But history is not so homogeneous, and different views can coexist. Plato’s disciple Aristotle brought the idea of Perittos as people with notable talents for artistry, poetry, and philosophy, but with a tendency to be instable, excessive and eccentric. On “Problems”, he questioned if creative geniuses are necessarily melancholic* and affected by an excess of the “black bile”. This puts creativity essentially in the within, reversing the godly view from Socrates and Plato. Though the term did not exist then, they used words as poiéō (ποιέω) to mean make, produce, create, compose. This term is somehow still used today specially in biology, but as the suffix -poiesis.
Influenced by the Greek culture, these concepts can be seen in Roman philosophers as well. Though the meanings were left somewhat unchanged in this period, here we can start to piece together the creation of the word creativity. In Proto-Indo-European languages, the root *ḱer- meant grow, or become bigger. From it derived the Proto-Italic *krēāō to reach then the Latin verb creō, which means to create, make, produce. Though it is hard to pinpoint when these terms appeared, the Latin one was already fully in use by the start of written history.
* Differently from nowadays, to Aristotle the term melancholy carried a sense of exceptional talent, especially related to creativity, imagination, or inspiration
Human and divine
In Middle Ages, creativity got closer and closer to the divine. Medieval view was much closer to Plato’s concept, except for the profanity of polytheism. Well… instead of several gods responsible for different parts of creation, there was one and only one god to embrace all. Philosophers in Europe saw creativity as a result of god’s will, and human stood (again) as only a tool for his work. This lack of change throughout roughly a thousand yeas may be explained by knowledge being secluded in monasteries. Written in books in Latin. In a society that mostly did not speak Latin. Well… most of them could not even read. It was hard to question something then.
It was around this time that the term creation started to gain shape and differentiate from simple “making something”. During Middle Ages there was a strong division between facere or “to make” as a human thing, and creāre or “to create” belonging to god. The separation accompanied this whole era, from St. Augustine in the 4th-century to Robert Grosseteste in the 13th. On late 14th century the substantive creatio was already in use, which is already closer to our word creation in form, but not in meaning.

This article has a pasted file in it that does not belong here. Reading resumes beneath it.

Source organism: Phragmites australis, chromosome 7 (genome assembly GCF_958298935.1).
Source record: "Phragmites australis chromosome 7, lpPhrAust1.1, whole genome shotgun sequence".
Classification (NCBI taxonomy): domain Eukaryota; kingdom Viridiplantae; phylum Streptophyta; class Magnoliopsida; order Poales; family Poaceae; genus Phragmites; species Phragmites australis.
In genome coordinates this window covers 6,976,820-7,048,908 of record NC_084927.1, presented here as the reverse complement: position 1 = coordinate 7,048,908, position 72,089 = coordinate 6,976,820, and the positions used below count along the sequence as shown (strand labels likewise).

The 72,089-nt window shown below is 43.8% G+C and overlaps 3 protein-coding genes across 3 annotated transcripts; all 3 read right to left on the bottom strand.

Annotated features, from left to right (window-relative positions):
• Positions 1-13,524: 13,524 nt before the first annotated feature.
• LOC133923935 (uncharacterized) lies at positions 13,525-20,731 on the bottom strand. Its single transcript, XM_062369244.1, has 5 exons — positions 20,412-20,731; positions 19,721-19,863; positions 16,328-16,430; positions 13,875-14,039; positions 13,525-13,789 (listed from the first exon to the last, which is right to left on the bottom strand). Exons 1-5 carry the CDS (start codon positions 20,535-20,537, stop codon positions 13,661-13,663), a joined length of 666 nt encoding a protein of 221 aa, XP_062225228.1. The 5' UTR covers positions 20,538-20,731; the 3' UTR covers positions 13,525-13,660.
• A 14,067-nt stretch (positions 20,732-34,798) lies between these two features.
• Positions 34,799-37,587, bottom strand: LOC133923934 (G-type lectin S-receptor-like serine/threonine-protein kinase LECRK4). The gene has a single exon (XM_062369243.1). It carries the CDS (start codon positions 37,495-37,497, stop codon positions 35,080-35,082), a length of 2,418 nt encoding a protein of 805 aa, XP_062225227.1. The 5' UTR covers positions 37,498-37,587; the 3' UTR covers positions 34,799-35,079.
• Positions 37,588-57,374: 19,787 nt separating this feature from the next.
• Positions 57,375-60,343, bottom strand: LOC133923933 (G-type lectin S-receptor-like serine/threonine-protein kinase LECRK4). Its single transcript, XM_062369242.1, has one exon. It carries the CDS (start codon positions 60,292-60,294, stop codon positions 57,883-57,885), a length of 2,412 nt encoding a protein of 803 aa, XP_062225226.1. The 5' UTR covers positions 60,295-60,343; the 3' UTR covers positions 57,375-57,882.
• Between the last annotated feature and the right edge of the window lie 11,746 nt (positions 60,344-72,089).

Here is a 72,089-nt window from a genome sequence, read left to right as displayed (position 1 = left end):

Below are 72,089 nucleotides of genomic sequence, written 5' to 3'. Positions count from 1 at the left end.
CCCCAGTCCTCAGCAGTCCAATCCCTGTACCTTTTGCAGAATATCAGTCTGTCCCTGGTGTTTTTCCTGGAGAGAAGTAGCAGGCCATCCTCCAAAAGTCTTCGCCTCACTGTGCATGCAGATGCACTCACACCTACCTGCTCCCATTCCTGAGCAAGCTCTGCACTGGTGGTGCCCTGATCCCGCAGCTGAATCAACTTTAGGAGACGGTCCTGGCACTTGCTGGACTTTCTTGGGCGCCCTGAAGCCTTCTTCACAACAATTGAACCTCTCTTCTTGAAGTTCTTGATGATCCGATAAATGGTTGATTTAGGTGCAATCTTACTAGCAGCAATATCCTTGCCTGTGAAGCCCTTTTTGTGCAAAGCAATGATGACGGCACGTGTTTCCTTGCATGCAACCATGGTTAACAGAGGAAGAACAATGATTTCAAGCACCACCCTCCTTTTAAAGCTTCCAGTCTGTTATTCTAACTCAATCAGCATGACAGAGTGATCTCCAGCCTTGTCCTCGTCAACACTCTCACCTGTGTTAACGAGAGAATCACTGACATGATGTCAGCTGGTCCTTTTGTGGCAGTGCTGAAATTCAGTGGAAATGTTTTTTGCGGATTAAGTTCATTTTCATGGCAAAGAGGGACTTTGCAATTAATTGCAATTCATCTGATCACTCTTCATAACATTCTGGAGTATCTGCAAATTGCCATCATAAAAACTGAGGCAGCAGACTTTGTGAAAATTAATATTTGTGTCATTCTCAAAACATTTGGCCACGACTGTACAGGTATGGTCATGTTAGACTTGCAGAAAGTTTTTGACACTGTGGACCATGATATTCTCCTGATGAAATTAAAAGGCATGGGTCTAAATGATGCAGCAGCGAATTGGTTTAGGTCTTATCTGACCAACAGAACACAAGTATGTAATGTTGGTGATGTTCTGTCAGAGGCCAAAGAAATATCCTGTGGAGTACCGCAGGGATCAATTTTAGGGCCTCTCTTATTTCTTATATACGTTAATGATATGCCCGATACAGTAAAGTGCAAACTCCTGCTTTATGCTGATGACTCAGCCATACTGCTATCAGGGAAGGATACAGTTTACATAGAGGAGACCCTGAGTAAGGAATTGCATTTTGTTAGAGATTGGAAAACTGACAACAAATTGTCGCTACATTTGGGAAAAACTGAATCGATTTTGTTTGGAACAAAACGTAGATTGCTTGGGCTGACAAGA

Naturally other connotations for creativity appeared along the road, but they mostly put god as creator and humans as makers. Since my take here is occidental and really Eurocentric, I can’t affirm what was happening in other parts of the world. But apparently creativity stood unchanged for centuries, until the Enlightenment started to flourish new artistry, breaking the religious tradition and making some of the knowledge a little more accessible. But this we will leave for latter.
Neither here, nor there
We can see that creativity was (and still is) a very debatable concept. It goes back and forth, from “it’s human nature”, to “it’s god’s will” since ancient times. And this still goes on today. It is interesting to notice that the Egyptian concept in which creativity comes from previous creations is still actively present nowadays. We always use previous references to create, based on our experiences, knowledge and other references. Even when we want to detach ourselves and go out-of-the-box, this is only possible because there is a box in the first place. Creating from thin air seems a little “godly” and odd for such a rational society as ours.
But for hundreds of years the godly genius was the main concept of creativity, from Socrates/Plato in ancient Greece, throughout the whole Middle Ages. And this can still be perceived in our current vision. Many people still think that some are creative and others are not. Simple as that. Though our current view of creativity deny that, this notion in widespread and almost subconscious. “Oh, he build this company because he is a genius” or “My god, she had that idea out of nowhere!”. Behind these thoughts is the notion of chosen masterminds, being illuminated by god or by nature itself. This puts a non-existing distance between us mere mortals and them the geniuses, as if this gap was impassable.
As we see today, creativity is learnable and developable in many aspects, though we still do not grasp some parts of it. We can see how it works in our brains, stimulate it, and make people more creative. It is not rocket or divine science anymore. Especially in organizations, creation is a multifaceted team effort. Some ideate and some analyze, some gather and others interpret. Even in arts the study of theory and use of references is essential. Nothing comes from thin air. Creativity is not a god’s favor and is not limited to geniuses. So where does it come from?